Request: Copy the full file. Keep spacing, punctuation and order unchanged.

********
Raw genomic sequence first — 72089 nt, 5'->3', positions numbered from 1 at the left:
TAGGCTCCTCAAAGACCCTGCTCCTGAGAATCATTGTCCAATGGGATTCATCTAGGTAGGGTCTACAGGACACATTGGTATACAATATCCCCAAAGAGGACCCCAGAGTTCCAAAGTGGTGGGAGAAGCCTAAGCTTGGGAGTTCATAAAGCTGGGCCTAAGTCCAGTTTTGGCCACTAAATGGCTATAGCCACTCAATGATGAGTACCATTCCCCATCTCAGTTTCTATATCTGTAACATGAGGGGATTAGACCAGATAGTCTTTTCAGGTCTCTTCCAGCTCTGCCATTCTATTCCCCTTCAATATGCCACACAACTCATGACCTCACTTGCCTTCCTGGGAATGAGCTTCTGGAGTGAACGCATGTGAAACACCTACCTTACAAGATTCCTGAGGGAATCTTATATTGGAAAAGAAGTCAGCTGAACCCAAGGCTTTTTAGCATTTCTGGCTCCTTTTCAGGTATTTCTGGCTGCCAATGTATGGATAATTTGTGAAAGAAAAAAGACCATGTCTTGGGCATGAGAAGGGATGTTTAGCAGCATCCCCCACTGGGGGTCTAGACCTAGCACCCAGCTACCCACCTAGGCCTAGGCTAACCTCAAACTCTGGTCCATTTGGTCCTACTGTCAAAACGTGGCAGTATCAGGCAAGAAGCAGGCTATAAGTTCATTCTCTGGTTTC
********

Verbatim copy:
Raw genomic sequence first — 72089 nt, 5'->3', positions numbered from 1 at the left:
TAGGCTCCTCAAAGACCCTGCTCCTGAGAATCATTGTCCAATGGGATTCATCTAGGTAGGGTCTACAGGACACATTGGTATACAATATCCCCAAAGAGGACCCCAGAGTTCCAAAGTGGTGGGAGAAGCCTAAGCTTGGGAGTTCATAAAGCTGGGCCTAAGTCCAGTTTTGGCCACTAAATGGCTATAGCCACTCAATGATGAGTACCATTCCCCATCTCAGTTTCTATATCTGTAACATGAGGGGATTAGACCAGATAGTCTTTTCAGGTCTCTTCCAGCTCTGCCATTCTATTCCCCTTCAATATGCCACACAACTCATGACCTCACTTGCCTTCCTGGGAATGAGCTTCTGGAGTGAACGCATGTGAAACACCTACCTTACAAGATTCCTGAGGGAATCTTATATTGGAAAAGAAGTCAGCTGAACCCAAGGCTTTTTAGCATTTCTGGCTCCTTTTCAGGTATTTCTGGCTGCCAATGTATGGATAATTTGTGAAAGAAAAAAGACCATGTCTTGGGCATGAGAAGGGATGTTTAGCAGCATCCCCCACTGGGGGTCTAGACCTAGCACCCAGCTACCCACCTAGGCCTAGGCTAACCTCAAACTCTGGTCCATTTGGTCCTACTGTCAAAACGTGGCAGTATCAGGCAAGAAGCAGGCTATAAGTTCATTCTCTGGTTTC